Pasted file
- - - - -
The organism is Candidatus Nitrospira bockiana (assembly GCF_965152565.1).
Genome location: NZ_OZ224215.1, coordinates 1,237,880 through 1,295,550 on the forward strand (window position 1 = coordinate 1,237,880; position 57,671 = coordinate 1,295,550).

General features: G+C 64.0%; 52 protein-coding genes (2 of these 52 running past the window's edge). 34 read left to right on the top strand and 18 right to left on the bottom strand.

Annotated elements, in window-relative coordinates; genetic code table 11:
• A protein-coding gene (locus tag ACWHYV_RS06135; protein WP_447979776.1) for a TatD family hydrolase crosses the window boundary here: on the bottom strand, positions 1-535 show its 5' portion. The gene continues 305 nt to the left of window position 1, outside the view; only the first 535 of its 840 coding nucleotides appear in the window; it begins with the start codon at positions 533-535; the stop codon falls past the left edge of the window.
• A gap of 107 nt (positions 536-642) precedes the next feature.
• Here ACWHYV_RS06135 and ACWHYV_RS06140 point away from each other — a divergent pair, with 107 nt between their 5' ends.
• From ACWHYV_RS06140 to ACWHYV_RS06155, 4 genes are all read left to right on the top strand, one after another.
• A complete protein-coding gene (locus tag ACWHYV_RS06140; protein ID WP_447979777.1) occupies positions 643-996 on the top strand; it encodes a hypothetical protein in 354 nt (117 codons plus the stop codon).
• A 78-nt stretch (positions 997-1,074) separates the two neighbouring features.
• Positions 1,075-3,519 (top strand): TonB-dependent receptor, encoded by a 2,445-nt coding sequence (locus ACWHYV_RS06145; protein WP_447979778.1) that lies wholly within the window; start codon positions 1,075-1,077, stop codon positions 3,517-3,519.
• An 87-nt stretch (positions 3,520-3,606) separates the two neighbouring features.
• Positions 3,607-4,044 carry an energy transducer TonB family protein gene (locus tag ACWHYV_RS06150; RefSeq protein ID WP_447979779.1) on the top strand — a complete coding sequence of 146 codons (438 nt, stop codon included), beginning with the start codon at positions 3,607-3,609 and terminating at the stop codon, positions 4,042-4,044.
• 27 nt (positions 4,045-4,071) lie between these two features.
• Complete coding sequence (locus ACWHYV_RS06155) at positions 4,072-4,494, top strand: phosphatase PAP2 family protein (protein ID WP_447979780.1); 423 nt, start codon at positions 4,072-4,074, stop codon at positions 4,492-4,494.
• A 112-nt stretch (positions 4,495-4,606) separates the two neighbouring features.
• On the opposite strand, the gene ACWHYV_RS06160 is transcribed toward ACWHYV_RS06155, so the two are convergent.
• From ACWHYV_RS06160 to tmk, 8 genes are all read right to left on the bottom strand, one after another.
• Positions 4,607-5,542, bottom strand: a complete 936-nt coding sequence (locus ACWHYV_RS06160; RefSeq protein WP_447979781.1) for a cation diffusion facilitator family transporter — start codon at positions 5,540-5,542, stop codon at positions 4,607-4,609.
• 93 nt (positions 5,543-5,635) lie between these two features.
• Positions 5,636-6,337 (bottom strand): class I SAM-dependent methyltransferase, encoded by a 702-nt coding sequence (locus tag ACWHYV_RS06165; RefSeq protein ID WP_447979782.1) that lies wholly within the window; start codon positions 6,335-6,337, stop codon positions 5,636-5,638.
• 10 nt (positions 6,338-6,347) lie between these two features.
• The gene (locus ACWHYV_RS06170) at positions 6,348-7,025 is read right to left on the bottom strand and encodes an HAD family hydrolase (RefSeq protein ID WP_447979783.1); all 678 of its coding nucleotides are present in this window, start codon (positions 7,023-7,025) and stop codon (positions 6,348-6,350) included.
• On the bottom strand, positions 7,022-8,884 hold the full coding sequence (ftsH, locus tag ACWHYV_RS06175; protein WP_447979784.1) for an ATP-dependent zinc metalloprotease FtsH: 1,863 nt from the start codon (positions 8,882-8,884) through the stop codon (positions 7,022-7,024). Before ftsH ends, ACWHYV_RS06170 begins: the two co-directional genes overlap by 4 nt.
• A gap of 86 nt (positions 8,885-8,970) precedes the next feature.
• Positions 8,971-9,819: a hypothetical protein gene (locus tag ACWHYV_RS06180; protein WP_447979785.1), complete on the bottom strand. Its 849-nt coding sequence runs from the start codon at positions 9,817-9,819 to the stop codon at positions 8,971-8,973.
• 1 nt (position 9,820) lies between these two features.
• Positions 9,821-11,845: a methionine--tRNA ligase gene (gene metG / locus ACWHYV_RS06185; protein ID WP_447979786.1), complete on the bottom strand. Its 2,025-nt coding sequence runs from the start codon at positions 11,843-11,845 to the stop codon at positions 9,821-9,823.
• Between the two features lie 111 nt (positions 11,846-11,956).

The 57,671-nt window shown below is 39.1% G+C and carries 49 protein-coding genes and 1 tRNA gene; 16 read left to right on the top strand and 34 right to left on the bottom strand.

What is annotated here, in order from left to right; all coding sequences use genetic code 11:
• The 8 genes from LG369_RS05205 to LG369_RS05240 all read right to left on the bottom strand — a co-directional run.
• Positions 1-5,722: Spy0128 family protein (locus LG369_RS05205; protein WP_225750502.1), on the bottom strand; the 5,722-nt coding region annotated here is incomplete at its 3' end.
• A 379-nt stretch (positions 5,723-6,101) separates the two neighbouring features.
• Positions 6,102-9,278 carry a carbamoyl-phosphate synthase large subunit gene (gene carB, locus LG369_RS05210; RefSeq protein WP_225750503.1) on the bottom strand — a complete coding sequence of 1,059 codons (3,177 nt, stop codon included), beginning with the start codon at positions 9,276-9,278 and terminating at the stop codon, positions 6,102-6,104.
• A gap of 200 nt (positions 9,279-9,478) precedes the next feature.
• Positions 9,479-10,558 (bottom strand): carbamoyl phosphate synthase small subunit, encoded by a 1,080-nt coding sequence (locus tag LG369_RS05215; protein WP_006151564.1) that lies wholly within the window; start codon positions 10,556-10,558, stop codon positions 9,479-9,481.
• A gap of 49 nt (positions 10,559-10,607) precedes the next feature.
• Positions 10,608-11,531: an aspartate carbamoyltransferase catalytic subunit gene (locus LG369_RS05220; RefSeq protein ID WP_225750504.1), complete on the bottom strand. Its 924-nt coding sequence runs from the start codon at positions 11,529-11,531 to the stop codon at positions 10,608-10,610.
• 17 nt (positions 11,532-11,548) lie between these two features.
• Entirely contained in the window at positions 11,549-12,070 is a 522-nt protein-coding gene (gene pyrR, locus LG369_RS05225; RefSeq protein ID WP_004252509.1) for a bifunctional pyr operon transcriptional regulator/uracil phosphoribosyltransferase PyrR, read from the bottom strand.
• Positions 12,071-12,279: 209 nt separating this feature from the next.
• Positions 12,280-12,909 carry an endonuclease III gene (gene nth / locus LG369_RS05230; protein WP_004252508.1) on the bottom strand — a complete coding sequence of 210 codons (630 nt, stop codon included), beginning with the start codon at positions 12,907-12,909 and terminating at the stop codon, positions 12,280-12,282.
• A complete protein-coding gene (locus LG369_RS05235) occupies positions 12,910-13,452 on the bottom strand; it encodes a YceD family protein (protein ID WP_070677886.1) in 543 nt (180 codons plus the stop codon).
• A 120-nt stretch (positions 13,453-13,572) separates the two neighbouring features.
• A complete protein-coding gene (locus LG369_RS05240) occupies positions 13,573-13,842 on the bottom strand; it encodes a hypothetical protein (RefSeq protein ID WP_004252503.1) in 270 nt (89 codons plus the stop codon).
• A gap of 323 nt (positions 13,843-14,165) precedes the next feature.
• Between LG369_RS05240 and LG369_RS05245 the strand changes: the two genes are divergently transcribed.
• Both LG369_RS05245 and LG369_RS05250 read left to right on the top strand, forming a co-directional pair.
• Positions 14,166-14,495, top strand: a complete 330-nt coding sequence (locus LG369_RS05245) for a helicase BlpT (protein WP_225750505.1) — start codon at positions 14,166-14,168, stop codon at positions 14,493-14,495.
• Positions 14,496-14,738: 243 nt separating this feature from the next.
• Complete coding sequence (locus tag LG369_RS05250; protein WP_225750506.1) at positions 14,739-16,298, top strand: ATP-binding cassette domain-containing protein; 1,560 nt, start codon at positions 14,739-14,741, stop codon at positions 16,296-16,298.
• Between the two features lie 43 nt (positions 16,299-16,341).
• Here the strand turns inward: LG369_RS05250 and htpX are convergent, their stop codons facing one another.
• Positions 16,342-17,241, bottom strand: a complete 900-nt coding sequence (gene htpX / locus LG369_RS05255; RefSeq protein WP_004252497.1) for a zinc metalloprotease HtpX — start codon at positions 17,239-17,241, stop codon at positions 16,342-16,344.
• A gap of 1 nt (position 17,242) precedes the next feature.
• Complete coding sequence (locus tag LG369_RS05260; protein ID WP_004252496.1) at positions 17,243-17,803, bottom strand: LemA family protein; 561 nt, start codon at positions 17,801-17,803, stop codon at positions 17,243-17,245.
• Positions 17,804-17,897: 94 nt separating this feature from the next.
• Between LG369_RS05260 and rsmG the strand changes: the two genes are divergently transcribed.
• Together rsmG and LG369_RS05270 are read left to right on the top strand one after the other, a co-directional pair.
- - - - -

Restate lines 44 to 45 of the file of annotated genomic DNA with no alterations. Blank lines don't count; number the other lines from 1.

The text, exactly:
• A complete protein-coding gene (locus LG369_RS05235) occupies positions 12,910-13,452 on the bottom strand; it encodes a YceD family protein (protein ID WP_070677886.1) in 543 nt (180 codons plus the stop codon).
• A 120-nt stretch (positions 13,453-13,572) separates the two neighbouring features.